Thursday, January 12, 2017

Gregory's Garden

Seeing Gregory was the highlight of Lisette's day. She always saw him in profile as he sat on his grandmother's porch swing—his messy dark bangs hanging over a large pair of glasses that kept slipping down his long nose that was always buried in a book.

But that's as far as it went. Seeing. And she couldn't look too long or he might notice the strange, freckle-faced girl next door staring at him and then she'd never be able to go outside the house ever again. It would be awkward to become a permanent hermit. She'd have to get her mom to go to the library for her, and the chances of traveling to Italy from inside her Minneapolis home were slim to none.

photo by Joe Kirschling
Over the last couple of years, Lisette had tried everything to get Gregory's attention. She'd "accidentally" thrown a piece of paper over his side of the fence and been forced to retrieve it, she'd managed to be outside nearly every time he came home on the bus, and she'd even gone so far as to wave hello on more than one occasion. Last spring she had taken up gardening just so that she'd have an excuse to spend hours in the front yard. She'd done everything but actually speak to him; that was something reserved for daydreams.

She'd rehearsed in her mind (a couple of million times) exactly how she would approach him one day, how she'd casually get his attention and then move the conversation on to the fascinating book that he was reading, casually drop in the fact that she was an avid reader as well, and then they'd be best friends. And maybe kiss. One never knows.

But every time she thought she'd at last gotten up the gumption to raise her head above the picket fence and shout a friendly, "Good morning," her stomach flopped wrong-side out, all the marrow was sucked out of her bones, and she inevitably collapsed into the boxwood hedge. Then she'd realize that the hedge wasn't cut quite evenly and spend the next hour shearing off a little here and there in a desperate attempt to make it symmetrical.

Maybe it was because she was a homeschooler. Maybe it was because her parents were terrible at making friends. Maybe it was because she was monstrously conscious of everything wrong with her every time she caught a glimpse of Gregory's perfect profile. Perhaps the real reason was that she was scared to death of messing up. The perfectionism that made her study three days too long for every math test also kept her garden tidy, but small and unambitious. It was also why she'd yet to see the left side of Gregory's face for more than a few seconds at a time.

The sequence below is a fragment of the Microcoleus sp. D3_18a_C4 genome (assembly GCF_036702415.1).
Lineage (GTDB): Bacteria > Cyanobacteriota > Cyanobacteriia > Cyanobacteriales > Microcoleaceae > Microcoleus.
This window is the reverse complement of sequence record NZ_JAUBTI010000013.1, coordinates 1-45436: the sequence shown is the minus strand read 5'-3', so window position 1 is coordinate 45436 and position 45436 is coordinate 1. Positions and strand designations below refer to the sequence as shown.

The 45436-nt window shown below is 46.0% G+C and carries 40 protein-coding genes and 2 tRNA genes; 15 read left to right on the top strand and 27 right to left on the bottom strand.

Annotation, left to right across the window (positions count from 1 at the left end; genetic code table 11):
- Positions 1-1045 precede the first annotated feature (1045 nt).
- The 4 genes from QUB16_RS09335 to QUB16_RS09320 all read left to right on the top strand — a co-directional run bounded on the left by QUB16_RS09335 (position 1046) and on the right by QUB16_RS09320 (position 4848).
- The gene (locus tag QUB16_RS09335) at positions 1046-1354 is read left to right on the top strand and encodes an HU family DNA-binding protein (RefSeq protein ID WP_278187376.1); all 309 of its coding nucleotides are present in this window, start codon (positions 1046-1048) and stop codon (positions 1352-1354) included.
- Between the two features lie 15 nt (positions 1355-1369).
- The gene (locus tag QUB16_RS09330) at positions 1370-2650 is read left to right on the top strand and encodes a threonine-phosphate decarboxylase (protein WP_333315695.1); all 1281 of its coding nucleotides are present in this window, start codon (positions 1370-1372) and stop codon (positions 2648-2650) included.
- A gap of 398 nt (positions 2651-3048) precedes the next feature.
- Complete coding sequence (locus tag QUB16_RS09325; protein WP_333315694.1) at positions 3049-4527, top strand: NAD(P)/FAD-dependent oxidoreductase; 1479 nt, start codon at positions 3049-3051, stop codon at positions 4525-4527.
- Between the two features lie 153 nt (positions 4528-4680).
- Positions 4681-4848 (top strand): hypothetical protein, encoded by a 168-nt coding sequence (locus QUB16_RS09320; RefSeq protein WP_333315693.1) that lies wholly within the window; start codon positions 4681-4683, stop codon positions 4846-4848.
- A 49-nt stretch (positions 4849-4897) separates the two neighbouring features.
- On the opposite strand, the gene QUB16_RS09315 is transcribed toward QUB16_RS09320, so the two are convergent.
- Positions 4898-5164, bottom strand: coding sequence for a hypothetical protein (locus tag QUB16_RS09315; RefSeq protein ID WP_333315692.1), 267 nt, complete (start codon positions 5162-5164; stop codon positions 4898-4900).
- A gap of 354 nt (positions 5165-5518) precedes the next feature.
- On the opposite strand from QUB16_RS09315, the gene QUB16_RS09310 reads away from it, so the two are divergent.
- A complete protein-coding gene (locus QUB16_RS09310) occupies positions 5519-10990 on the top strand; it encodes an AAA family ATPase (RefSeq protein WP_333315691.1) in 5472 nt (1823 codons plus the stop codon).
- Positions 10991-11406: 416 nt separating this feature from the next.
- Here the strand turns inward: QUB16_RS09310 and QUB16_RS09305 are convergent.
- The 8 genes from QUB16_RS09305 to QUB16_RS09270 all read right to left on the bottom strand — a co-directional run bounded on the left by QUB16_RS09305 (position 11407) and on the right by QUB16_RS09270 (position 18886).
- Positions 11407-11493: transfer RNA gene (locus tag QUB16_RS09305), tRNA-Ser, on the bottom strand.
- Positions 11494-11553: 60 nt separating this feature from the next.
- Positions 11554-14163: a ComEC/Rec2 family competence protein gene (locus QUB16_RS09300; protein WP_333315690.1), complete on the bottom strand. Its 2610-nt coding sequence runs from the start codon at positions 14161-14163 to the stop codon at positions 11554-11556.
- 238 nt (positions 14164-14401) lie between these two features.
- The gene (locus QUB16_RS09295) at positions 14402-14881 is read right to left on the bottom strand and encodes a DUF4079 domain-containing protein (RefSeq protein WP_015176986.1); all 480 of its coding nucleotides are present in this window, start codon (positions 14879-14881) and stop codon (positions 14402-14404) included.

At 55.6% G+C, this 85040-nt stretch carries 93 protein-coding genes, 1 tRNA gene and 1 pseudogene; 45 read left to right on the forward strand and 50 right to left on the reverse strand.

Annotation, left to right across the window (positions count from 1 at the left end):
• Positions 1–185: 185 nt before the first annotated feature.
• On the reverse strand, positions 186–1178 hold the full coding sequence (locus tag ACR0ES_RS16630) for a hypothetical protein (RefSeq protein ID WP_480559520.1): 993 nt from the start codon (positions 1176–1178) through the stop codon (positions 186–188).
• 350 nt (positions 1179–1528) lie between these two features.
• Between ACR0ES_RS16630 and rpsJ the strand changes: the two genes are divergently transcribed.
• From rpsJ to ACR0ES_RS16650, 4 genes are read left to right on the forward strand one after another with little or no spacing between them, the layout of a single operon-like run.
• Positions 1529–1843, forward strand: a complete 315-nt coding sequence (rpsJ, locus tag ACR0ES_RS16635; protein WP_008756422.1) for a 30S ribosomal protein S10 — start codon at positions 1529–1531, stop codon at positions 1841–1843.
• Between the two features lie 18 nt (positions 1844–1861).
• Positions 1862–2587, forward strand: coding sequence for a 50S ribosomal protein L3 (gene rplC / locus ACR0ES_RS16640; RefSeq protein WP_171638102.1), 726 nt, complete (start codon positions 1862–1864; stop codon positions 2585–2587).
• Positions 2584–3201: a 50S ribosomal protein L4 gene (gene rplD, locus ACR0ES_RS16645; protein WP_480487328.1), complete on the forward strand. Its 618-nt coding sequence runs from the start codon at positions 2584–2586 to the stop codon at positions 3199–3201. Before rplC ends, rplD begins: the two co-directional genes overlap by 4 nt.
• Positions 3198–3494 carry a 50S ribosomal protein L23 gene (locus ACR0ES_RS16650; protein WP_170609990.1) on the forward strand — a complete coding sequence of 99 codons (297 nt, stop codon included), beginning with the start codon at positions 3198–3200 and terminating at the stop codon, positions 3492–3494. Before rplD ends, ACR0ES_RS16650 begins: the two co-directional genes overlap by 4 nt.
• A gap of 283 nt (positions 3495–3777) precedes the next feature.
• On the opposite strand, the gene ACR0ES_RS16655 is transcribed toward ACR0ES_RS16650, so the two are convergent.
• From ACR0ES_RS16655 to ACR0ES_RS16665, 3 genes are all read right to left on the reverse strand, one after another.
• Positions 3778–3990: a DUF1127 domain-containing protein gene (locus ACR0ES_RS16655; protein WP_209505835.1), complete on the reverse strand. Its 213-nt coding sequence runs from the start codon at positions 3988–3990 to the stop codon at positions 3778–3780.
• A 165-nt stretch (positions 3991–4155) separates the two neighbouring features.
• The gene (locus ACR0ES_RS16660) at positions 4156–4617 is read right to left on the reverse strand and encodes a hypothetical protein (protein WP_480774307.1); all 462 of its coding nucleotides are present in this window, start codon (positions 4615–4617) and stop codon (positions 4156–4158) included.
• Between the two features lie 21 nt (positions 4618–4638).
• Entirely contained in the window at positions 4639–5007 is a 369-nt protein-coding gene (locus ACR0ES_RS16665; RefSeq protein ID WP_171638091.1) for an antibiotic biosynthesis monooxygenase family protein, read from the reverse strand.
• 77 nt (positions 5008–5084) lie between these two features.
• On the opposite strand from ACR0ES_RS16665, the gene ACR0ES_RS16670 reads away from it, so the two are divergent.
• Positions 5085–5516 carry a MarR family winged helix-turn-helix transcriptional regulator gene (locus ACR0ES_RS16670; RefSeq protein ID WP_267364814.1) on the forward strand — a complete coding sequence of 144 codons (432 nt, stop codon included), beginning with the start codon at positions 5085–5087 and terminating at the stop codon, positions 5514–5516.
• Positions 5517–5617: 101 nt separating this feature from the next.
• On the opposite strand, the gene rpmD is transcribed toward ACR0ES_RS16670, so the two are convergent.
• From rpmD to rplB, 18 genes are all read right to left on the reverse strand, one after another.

But on The Fatal Afternoon, Lisette was forced to meet her archenemy head-on.

She had just finished her geometry lesson when she got a compulsion to trim the rosebush in the front yard. The fact that the school bus stopped by her street at that exact hour was entirely coincidental. She grabbed her shears and headed out the door, humming softly to herself, but stopped with a jolt at the top of the porch steps. There, directly in front of her, facing her direction, with two eyes and a full pair of glasses and all four limbs in plain view, was Gregory. And he was in her yard.

"E-e-excuse me? Can I help you?" In all her imaginings, Lisette had never once had such a terrible opening line. But this wasn't a daydream—she was actually standing in front of Gregory and there was no way she could make him disappear or start the scene over again. Short of turning around and running back into the house, she had no choice but to stick it out.

He gave a dazzling smile. "Yeah, actually I think you could." He walked up the garden path, all the way to the bottom of the porch steps, and held out his hand. "I'm Gregory."

"Yes, you are." Goodness, could she have chosen any worse words? "I mean, I'm Lisette. Nice to meet you." There. It had been painful, but she'd finally gotten her name out.

"Hi, Lisette. I couldn't help but notice that you're a great gardener, and you obviously know what you're doing trimming hedges. My grandma wants me to trim her hedges, but I haven't got a clue about how to start." He looked sheepish as he held out a pair of scissors. "I'm not even sure what to cut it with!"
Photo by smilla4

All of her careful plotting and planning had at last borne fruit—here was Gregory, in her yard, asking about hedges. But Lisette felt nothing more than a panicky instinct to run. Still, somehow, she managed to stand her ground. The chance to see Gregory's left eye for a few more seconds was too good to pass up.

"OK...well...if you want, I could teach you how I do it. But first, you need a proper pair of shears!" She made a jabbing motion with her shears and narrowly missed impaling his perfect nose. He jerked backward and she cried, "Oh gosh, I'm so sorry!"

He laughed and took the shears from her hand. "Don't worry about it. Can we start now? Grandma told me to start a week ago, but I've kind of been nervous about asking you. So now, the hedge situation is pretty desperate."

"No problem. I've got nothing better to do." Still mentally kicking herself for every awkward word that had passed her lips in the last two minutes, Lisette couldn't squelch a tiny leap of excitement as they walked down the path and through the gate that led to the hallowed Neighbor's Garden.

It was going to be a special afternoon.

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